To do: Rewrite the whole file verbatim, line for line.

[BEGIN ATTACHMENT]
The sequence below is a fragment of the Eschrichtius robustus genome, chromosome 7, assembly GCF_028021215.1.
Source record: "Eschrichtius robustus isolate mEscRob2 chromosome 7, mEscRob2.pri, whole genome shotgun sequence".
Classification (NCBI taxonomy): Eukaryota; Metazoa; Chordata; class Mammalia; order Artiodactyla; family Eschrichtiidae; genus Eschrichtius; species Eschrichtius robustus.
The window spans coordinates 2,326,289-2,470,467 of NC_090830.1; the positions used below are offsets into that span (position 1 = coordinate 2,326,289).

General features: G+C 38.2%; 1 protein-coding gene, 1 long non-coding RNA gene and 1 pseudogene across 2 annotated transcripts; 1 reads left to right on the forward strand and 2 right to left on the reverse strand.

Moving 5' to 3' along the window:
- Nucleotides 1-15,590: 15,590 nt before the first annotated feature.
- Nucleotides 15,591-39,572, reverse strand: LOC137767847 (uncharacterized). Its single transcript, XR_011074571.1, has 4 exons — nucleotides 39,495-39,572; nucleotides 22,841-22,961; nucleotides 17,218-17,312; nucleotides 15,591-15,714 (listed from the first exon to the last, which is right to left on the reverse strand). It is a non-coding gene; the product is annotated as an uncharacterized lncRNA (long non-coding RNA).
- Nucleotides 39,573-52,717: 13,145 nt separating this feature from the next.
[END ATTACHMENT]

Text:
The sequence below is a fragment of the Eschrichtius robustus genome, chromosome 7, assembly GCF_028021215.1.
Source record: "Eschrichtius robustus isolate mEscRob2 chromosome 7, mEscRob2.pri, whole genome shotgun sequence".
Classification (NCBI taxonomy): Eukaryota; Metazoa; Chordata; class Mammalia; order Artiodactyla; family Eschrichtiidae; genus Eschrichtius; species Eschrichtius robustus.
The window spans coordinates 2,326,289-2,470,467 of NC_090830.1; the positions used below are offsets into that span (position 1 = coordinate 2,326,289).

General features: G+C 38.2%; 1 protein-coding gene, 1 long non-coding RNA gene and 1 pseudogene across 2 annotated transcripts; 1 reads left to right on the forward strand and 2 right to left on the reverse strand.

Moving 5' to 3' along the window:
- Nucleotides 1-15,590: 15,590 nt before the first annotated feature.
- Nucleotides 15,591-39,572, reverse strand: LOC137767847 (uncharacterized). Its single transcript, XR_011074571.1, has 4 exons — nucleotides 39,495-39,572; nucleotides 22,841-22,961; nucleotides 17,218-17,312; nucleotides 15,591-15,714 (listed from the first exon to the last, which is right to left on the reverse strand). It is a non-coding gene; the product is annotated as an uncharacterized lncRNA (long non-coding RNA).
- Nucleotides 39,573-52,717: 13,145 nt separating this feature from the next.